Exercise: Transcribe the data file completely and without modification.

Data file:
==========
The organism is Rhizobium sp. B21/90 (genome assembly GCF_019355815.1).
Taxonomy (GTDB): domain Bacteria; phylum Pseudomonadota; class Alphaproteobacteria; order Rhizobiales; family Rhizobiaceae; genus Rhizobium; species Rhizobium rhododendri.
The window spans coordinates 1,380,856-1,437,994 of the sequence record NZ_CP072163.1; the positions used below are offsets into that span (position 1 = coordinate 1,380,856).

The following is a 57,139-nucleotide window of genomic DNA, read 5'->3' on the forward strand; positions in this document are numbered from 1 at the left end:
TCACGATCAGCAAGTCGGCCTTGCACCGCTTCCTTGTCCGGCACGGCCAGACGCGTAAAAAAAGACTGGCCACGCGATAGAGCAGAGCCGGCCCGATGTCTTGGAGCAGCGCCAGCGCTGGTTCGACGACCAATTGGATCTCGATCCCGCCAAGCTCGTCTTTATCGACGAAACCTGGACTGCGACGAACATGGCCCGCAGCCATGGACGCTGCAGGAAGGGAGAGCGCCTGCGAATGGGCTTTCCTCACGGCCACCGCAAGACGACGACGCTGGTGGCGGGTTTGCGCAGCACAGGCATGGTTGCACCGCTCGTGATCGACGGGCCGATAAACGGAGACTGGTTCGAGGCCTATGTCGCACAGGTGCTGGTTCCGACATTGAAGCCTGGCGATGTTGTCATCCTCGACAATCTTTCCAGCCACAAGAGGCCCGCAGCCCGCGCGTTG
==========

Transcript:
The organism is Rhizobium sp. B21/90 (genome assembly GCF_019355815.1).
Taxonomy (GTDB): domain Bacteria; phylum Pseudomonadota; class Alphaproteobacteria; order Rhizobiales; family Rhizobiaceae; genus Rhizobium; species Rhizobium rhododendri.
The window spans coordinates 1,380,856-1,437,994 of the sequence record NZ_CP072163.1; the positions used below are offsets into that span (position 1 = coordinate 1,380,856).

The following is a 57,139-nucleotide window of genomic DNA, read 5'->3' on the forward strand; positions in this document are numbered from 1 at the left end:
TCACGATCAGCAAGTCGGCCTTGCACCGCTTCCTTGTCCGGCACGGCCAGACGCGTAAAAAAAGACTGGCCACGCGATAGAGCAGAGCCGGCCCGATGTCTTGGAGCAGCGCCAGCGCTGGTTCGACGACCAATTGGATCTCGATCCCGCCAAGCTCGTCTTTATCGACGAAACCTGGACTGCGACGAACATGGCCCGCAGCCATGGACGCTGCAGGAAGGGAGAGCGCCTGCGAATGGGCTTTCCTCACGGCCACCGCAAGACGACGACGCTGGTGGCGGGTTTGCGCAGCACAGGCATGGTTGCACCGCTCGTGATCGACGGGCCGATAAACGGAGACTGGTTCGAGGCCTATGTCGCACAGGTGCTGGTTCCGACATTGAAGCCTGGCGATGTTGTCATCCTCGACAATCTTTCCAGCCACAAGAGGCCCGCAGCCCGCGCGTTG